Labor Secretary Thomas E. Perez feels at home among union activists
Labor Secretary Thomas E. Perez knew all the right things to say in his biggest speech since getting the job a few months ago.
“I feel at home,” Perez told the thousands of union activists gathered at the AFL-CIO convention in Los Angeles on Tuesday. He then spent the next 40 minutes of the keynote address pledging to raise the minimum wage, protect worker rights and look after middle-class and immigrant workers.
“Nobody who works 40 hours a week should have to live in poverty,” he told union leaders. “As we work together, we will build a better America. As we work together we will bring the middle class to thrive again. As we work together, we will make sure that everybody has the ladder of opportunity to climb.”
The audience gave him a standing ovation when he was finished. The speech was seen as an important first step for Perez to publicly cement his reputation as a strong union backer at a time when labor membership has waned.
Union leaders are banking on his support as they seek to bring in new members — non-union progressive allies and other worker nonprofits — to broaden the labor movement.
Expect Perez to set a worker-rights agenda, said Kent Wong, director of the UCLA Labor Center. Much like his predecessor, former California Rep. Hilda L. Solis, he is likely to be aggressive in enforcing existing labor law and going after unscrupulous employers for wage theft issues.
“Unions had a very friendly relationship with Hilda Solis and would expect that type of relationship with Thomas Perez,” Wong said.
But business groups and some Republicans have warned that the former Justice Department attorney has a track record of supporting liberal causes.
Fred Wszolek, a spokesman for the Workforce Fairness Institute, a pro-business group, said that U.S. employers are “concerned about the actions that the new labor secretary will take while in office.”
In a statement last week when Perez was ceremonially sworn in, Wszolek said that “every indication is that he will endeavor to reward labor bosses intent on receiving payback for their political support of President Obama.”
Congressional Republicans lobbed sharp criticism at Obama’s nomination of Perez, who they said was too partisan. Sen. Marco Rubio (R-Fla.) said in a May statement that Perez was not qualified for the position even though “many Americans, especially those of us of Hispanic descent, celebrate his success and his personal story.”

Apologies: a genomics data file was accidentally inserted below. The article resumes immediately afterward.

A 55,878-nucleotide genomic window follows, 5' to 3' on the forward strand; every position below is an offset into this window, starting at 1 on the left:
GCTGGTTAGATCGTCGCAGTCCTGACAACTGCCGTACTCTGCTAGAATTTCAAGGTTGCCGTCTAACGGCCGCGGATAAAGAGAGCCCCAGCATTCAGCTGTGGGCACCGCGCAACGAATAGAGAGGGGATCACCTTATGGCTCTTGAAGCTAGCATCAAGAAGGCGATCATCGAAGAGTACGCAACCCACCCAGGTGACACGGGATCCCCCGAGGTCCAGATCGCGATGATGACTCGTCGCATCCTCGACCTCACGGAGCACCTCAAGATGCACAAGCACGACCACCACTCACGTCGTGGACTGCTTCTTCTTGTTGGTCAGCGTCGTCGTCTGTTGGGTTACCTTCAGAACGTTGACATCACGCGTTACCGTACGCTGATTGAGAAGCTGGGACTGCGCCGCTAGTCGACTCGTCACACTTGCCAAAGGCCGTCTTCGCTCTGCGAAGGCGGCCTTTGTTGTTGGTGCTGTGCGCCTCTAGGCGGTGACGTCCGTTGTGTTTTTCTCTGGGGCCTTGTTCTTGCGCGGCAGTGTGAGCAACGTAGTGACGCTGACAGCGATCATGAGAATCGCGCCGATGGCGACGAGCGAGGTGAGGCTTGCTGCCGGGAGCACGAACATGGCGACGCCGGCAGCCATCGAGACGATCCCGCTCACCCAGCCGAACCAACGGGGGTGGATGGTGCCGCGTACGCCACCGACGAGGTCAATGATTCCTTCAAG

Perez, the son of Dominican immigrants, was raised in Buffalo, N.Y., a union stronghold. He went on to serve as the head of Maryland’s Labor Department and leader of the civil rights division in the Justice Department. He was confirmed to his current job in a 54-46 Senate vote along party lines in July.
In an interview after his speech, Perez said his key focus of “jobs, jobs and jobs” fits with Obama’s economic agenda of boosting the middle class.
“Our economy is slowly and unmistakably healing, but we need to pick up the pace,” Perez said.
He beat back criticism that he is anti-business, citing his record working with businesses while serving in Maryland.
“If you’re going to create jobs, you talk to the job creators,” he said. “We built a number of partnerships with the business community.”
Lee Saunders, president of the American Federation of State, County and Municipal Employees, said people in the labor movement were excited about Perez’s confirmation.
“We are sure that he will continue what he has done all through his life,” Saunders said. “That is to be an advocate for working families across this country.”
Perez is popular among Latino labor leaders, who say he has fought to protect the rights of immigrants.
While serving in Maryland, Perez was tough on employers who tried to withhold pay from immigrant workers. As an assistant attorney general at the Justice Department, Perez filed a discrimination lawsuit against Joe Arpaio, the Arizona sheriff who has waged a relentless crackdown on immigrants in the country illegally.
“He’s got a history of representing immigrant workers,” said Mike Garcia, president of the California chapter of the Service Employees International Union, which represents janitors, security guards and other workers.
That especially matters in California, where some unions, including Garcia’s, are almost entirely composed of immigrants.
Garcia said previous labor secretaries under Republican presidents such as George W. Bush did not enforce labor violations in immigrant workplaces.
“It’s really the wild, wild West in a lot of these immigrant workplaces,” Garcia said, citing cases of wage theft and sexual abuse. “They turned a blind eye and let these abuses take place.”
As the AFL-CIO convention nears its conclusion Wednesday, labor leaders are turning their attention to some housekeeping matters that include election of officers and a resolution on healthcare that is expected to draw debate on the convention floor.
If passed, the resolution would be a formal criticism of Obama’s signature healthcare law, the Affordable Care Act. Union leaders have complained the new healthcare law imposes heavy penalties on some union healthcare plans.
Times staff writers Kate Linthicum and Ronald D. White contributed to this report.
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